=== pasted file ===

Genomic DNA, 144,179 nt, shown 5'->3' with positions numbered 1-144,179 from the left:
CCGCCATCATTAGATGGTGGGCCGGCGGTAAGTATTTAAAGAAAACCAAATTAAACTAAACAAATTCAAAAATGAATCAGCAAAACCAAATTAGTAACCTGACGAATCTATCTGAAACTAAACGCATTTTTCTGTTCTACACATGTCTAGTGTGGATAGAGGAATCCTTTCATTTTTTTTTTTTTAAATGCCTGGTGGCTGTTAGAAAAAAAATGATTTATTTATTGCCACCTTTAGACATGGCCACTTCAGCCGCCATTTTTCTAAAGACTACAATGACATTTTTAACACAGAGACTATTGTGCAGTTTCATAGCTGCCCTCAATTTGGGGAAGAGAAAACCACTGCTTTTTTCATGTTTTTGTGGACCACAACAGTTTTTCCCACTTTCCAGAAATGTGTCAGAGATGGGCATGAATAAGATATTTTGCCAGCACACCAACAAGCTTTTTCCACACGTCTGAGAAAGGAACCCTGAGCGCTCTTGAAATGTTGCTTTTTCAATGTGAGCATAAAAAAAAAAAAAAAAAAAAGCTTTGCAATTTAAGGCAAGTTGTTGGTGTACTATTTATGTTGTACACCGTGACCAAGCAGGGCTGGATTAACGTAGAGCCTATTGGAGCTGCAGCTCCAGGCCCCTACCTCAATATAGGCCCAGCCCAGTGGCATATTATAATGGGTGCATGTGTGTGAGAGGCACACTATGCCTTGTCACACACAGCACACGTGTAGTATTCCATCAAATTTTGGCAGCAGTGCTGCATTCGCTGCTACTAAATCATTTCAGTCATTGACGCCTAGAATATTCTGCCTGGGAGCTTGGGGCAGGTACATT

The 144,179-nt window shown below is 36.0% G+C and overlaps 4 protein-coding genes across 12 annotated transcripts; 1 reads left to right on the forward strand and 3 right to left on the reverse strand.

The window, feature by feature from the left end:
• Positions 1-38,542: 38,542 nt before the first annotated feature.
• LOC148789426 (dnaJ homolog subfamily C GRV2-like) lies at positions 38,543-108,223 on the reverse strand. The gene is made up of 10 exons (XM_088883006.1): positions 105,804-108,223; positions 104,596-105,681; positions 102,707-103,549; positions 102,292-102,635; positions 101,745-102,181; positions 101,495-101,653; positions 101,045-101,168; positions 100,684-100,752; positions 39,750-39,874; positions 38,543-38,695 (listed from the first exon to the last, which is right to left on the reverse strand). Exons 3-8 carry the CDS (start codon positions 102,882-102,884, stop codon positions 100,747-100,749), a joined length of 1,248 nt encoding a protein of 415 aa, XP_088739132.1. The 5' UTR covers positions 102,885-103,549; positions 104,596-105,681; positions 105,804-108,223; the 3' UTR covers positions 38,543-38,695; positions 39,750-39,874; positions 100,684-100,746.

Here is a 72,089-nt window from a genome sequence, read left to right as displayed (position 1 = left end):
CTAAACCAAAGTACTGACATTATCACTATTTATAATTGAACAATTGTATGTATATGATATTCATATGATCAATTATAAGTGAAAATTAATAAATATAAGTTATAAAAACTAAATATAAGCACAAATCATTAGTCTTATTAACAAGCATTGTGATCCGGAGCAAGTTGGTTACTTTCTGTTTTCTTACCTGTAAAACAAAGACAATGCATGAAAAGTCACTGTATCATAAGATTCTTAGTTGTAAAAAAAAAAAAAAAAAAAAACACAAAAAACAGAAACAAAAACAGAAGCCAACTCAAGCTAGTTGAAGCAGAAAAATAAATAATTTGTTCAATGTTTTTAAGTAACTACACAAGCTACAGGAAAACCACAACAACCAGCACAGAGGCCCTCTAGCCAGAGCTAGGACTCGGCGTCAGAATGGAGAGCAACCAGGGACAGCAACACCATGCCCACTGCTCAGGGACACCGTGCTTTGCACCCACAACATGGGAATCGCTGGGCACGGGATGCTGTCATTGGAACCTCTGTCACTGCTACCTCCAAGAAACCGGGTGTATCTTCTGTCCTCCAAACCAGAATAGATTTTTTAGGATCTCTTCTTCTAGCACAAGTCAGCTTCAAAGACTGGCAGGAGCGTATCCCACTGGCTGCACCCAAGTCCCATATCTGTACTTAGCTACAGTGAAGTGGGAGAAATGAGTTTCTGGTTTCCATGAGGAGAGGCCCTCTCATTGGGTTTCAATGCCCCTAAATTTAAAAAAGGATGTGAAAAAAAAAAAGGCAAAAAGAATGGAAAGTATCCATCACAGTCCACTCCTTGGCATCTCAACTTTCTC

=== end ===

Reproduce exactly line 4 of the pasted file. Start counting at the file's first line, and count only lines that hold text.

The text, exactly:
The window, feature by feature from the left end: